Pune: As Afghanistan falls to the Taliban after a bloody offensive, causing chaos and uncertainty, students from the war-torn country studying in Pune are concerned, as most of them are unable to communicate with family members back home, and some are seeking visa extensions to extend their stay here.
According to the Afghan Students Association, Pune, there are approximately 3,000 students from the neighbouring country studying in various institutes in the city. One of the main demands of Afghan students is the extension of visas that are about to expire, so that these students can stay in India until the situation in their home country improves.
According to Wali Rehman Rehmani, president of the Afghan Students Association in Pune, there are approximately 3,000 Afghan students studying in various educational institutes in the city.
“Some students were able to establish contacts with their family back home,” he said, “but there are several others who are still unable to connect with their parents and families.” He stated that the organisation is attempting to assist these students in contacting their families back home. According to Rehmani, some students’ visas are about to expire.
“We are urging the Indian government to extend their visas until the situation in their home country improves,” he said. “We are trying to extend all possible support to fellow Afghan students,” said Abba Oumar, president of the Federation of International Students Association (FISA), in these difficult times.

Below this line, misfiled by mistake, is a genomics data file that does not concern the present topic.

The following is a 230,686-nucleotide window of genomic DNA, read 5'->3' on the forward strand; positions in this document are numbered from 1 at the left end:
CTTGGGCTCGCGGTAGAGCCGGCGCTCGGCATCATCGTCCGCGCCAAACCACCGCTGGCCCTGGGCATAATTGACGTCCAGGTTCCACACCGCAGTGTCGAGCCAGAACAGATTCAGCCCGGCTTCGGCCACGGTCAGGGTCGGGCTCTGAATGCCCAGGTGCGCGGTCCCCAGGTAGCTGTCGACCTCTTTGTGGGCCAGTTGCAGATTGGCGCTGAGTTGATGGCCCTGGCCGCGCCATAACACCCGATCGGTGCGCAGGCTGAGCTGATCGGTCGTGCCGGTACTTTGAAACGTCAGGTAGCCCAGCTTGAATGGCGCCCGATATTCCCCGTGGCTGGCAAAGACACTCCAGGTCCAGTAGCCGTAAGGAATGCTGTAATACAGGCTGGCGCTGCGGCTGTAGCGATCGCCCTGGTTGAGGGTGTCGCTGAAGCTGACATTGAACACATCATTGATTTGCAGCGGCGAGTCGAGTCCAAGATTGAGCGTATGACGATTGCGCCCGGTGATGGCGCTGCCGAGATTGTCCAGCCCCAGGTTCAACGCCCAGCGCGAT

Shukrullah Ahamadi (25), a private university MBA student, said he hasn’t spoken to his family in Afghanistan in three days, during which time Taliban fighters have made lightning advances towards Kabul.
“Back home, the situation is terrifying and frightening. We never imagined ourselves in such a situation. My hometown in Logar province, which is only about 50 kilometres from Kabul, has no Internet or phone service, and I am unable to communicate with my family “He stated. Ahamadi’s immediate family consists of his mother and three elder brothers, and he last visited his hometown in 2018. He stated that the Indian government should extend the visas of students whose stay is coming to an end soon because returning to Afghanistan at this time is dangerous.
“They will not be safe if they go there. Even though they are separated from their families, they are safe here “Ahamadi went on to say. Farzana, a third-year management student at Savitribai Phule Pune University, expressed grave concern for her family’s safety back home.
“As the country’s situation deteriorates, I am growing increasingly concerned for my family. I found out the last time I spoke with them that they couldn’t even withdraw money from the bank “She continued.
Sanjay Nahar, founder-president of NGO Sarhad, stated that in order to assist Afghan students, his organisation has established a helpline (8007066900) and urged them to contact his organisation if they require assistance. After Afghan President Ashraf Ghani fled the country, the Taliban swept into Kabul on Sunday. The Kabul airport was chaotic as thousands attempted to flee the country following the Taliban’s takeover.